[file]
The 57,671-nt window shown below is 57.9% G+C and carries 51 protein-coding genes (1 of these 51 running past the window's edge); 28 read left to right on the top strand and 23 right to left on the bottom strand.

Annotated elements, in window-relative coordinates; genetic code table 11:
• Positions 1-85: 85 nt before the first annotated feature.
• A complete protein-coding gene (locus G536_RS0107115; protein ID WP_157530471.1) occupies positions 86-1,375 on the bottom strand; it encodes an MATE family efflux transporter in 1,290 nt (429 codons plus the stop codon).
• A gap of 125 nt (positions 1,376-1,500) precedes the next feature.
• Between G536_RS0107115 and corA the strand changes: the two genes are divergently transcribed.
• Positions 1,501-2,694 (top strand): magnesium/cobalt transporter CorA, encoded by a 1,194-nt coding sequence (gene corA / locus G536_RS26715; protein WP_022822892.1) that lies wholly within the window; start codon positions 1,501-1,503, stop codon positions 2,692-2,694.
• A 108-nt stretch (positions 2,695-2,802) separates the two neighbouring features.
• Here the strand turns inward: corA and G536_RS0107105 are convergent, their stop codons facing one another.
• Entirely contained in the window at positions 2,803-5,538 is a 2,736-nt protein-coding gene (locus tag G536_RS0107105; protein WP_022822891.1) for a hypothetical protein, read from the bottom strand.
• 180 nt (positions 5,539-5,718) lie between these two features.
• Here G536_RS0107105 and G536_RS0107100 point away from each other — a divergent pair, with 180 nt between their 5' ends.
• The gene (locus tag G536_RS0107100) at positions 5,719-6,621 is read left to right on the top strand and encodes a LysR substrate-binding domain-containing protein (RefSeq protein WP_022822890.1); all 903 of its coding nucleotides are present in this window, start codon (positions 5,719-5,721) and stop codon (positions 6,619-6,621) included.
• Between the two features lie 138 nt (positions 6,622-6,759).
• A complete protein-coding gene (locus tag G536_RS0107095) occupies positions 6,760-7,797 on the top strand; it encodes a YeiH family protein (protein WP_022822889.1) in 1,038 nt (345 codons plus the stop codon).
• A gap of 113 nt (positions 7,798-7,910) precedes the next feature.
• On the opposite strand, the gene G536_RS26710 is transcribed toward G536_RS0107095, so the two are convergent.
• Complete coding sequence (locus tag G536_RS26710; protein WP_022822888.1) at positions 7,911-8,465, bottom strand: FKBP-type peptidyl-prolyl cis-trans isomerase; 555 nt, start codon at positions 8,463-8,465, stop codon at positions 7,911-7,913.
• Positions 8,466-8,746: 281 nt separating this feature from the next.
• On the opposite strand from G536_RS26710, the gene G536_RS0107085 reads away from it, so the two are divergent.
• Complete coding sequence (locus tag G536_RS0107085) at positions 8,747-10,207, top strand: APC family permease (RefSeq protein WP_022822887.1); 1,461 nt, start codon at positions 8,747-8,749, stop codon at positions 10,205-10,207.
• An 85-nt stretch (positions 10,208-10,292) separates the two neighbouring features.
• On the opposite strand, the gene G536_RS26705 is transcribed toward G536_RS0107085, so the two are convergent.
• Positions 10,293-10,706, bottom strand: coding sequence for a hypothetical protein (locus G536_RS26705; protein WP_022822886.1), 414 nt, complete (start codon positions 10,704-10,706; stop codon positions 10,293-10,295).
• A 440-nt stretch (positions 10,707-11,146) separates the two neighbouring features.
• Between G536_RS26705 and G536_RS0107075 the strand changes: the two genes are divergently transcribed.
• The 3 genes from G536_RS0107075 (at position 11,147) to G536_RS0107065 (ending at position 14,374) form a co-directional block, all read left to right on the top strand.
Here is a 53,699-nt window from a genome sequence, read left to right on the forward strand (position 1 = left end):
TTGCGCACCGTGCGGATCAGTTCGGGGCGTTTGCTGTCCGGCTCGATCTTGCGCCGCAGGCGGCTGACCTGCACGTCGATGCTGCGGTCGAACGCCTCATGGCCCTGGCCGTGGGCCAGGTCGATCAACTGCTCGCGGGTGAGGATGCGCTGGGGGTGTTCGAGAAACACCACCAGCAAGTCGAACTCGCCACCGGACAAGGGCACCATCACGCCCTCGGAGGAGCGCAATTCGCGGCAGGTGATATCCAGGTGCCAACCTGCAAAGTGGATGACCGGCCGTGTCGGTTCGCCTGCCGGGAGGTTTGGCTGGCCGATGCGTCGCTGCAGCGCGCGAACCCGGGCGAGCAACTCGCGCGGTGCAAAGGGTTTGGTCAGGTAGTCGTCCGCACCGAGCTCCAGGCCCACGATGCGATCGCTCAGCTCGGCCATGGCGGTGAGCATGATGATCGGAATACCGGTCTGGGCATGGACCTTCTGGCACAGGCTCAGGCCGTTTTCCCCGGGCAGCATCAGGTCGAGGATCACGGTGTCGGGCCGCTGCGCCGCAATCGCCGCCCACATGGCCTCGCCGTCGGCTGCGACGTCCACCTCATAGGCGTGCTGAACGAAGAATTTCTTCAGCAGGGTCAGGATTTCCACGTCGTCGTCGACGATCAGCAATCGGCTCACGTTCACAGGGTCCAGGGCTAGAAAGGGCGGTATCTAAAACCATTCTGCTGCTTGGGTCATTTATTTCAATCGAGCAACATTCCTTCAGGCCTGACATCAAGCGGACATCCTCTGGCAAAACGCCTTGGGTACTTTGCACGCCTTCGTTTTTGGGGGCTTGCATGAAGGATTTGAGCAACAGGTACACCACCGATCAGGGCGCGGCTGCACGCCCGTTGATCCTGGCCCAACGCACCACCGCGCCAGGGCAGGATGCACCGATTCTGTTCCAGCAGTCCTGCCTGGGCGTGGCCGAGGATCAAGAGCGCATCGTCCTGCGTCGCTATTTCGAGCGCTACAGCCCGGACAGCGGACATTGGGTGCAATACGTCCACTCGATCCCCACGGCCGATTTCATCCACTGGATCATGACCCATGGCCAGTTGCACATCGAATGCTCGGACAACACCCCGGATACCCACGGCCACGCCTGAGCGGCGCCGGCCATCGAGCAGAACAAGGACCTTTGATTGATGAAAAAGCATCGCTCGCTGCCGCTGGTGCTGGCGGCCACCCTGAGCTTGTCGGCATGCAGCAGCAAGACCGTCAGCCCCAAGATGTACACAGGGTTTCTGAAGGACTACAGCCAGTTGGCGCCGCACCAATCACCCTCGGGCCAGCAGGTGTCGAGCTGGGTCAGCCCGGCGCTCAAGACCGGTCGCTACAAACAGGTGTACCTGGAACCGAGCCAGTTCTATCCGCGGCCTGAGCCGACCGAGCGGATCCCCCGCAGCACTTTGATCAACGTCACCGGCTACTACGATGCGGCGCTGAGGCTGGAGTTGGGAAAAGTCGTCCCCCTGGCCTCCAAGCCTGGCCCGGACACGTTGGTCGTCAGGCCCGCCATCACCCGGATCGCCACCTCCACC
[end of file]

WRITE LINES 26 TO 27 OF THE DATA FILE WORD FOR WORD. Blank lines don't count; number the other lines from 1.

• Between G536_RS26705 and G536_RS0107075 the strand changes: the two genes are divergently transcribed.
• The 3 genes from G536_RS0107075 (at position 11,147) to G536_RS0107065 (ending at position 14,374) form a co-directional block, all read left to right on the top strand.